When it comes to photo editing, there are plenty of terms you need to know unless you wish to be confused by the services that someone at a product photo editing company tries to sell you. In short, it tells you the quality of clipping path service you can get for your buck. Following are some words and phrases it would do you well to understand on some level.
This is the proportion of an image’s width over its height. If, for instance, you have one that is 500×400, then the aspect ratio is 5:4, because the longer side or the width is 1.25 times the short one. This has all to do with fractions and knowing that the width goes over the fraction line.
You need to be concerned with this because any change in a photo’s aspect ratio also changes its shape—sometimes considerably— and also affects it’s fit on a page when it gets printed. A 3:2 image to be printed on 8×10 paper, for instance, would need to either be compressed a lot, or cropped so that it is the same shape as the paper.
Aliasing and Anti-Aliasing
Aliasing is when you have pixels in the shape of squares, which commonly gives a jagged look caused by diagonal lines when it comes to the edges of curved shapes and circles. The central reason why this happens is that you are using a square pixel to represent a part of the picture that is not square in any way.
You also have something called “jaggies”, which are jagged stair-step-looking things that occur due to aliasing. Anti-aliasing is a process wherein these are “softened” to a degree, or even completely removed. If, for example, there is an apple placed on a white dish as one of the subjects, anti-aliasing makes some of the pixels on the edges carry both red and white colors, which looks good overall.
Clarity vs. Sharpen
These two terms may seem to signify the same thing at first, but they carry major differences. The sharpening tool in a photo editor dials up the contrast between various pixel tones. By that token, “sharpen” here means creating a contrast between dark and light pixels. Clarity is something different, in that increasing it brings up the contrast you have between the middle tones. Clarity is a tool used to amplify the textures of the image, while sharpen boosts edge contrast. Use too much of the latter and you can end up with halos around the areas of contrast.
“Unsharp” seems like “blurry” at first hearing, but an unsharp mask is actually a tool in some photo editors which can be employed to sharpen an image. “Unsharp” simply refers to the “how” of the creation of a sharper image, which includes making a blurry copy and then taking that out from the original, so that you get a clearer result. Some product photo editing services make use of this, but not everyone can guarantee they will do it the right way.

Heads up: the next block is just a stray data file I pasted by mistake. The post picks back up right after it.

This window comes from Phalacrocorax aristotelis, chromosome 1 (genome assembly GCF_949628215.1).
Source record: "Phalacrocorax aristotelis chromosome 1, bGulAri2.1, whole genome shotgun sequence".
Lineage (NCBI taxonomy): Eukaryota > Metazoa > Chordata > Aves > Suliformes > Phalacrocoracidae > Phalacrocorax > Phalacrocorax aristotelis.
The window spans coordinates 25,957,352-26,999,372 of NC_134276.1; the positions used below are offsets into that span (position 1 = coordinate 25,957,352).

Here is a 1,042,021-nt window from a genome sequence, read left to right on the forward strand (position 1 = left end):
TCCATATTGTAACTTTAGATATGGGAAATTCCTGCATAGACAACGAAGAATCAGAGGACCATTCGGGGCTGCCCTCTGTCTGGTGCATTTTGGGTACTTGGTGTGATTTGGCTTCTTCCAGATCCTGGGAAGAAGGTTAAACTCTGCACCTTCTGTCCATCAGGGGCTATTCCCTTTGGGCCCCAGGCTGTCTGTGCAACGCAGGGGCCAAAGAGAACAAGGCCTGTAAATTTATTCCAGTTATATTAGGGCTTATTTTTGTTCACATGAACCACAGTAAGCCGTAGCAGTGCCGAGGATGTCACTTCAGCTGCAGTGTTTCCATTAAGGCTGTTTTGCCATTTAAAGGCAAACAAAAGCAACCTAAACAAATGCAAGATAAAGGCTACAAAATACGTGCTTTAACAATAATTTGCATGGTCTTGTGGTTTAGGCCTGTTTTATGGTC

The term has gained great prominence in recent times, especially among SLR camera owners who use a ton of filters to beautify their snaps. It actually traces to the word “boke” in Japanese, which means haze or blur. In simple terms, Bokeh is the appealing fairy-light effect which you get when all of the out-of-focus elements of an image combine to form a beautiful blur. Photographers manage this through the use of wide, fast lens. That said, the same can be achieved through competent photo editing after the fact, regardless of the lens that was used to capture the image.
Seen in overexposed photos, “blowing out” is a specific side effect when there is too much light coming in from near the subject. For example, suppose it is a sunny day and you are snapping a picture of someone standing before the window. If the exposure settings in your camera are decided based on this person, then the light coming in on the sides would cause the final picture to end up a bit overexposed. This would effectively leave the window area almost completely white, which is what overexposure is in a nutshell. The RGB values of the pixels in those areas have maxed out at 255, leaving you unable to retrieve any detail from them. In other words, the picture is “blown out”.
The above are some of the photo editing terms that bear knowing the next time that you sit down with someone who provides product photo editing, and who is trying to discuss specifics with you. Other terms you can Google and easily pick up on include histogram, underexposure, lossless compression, etc. After that, you would be able to understand their jargon up to some extent.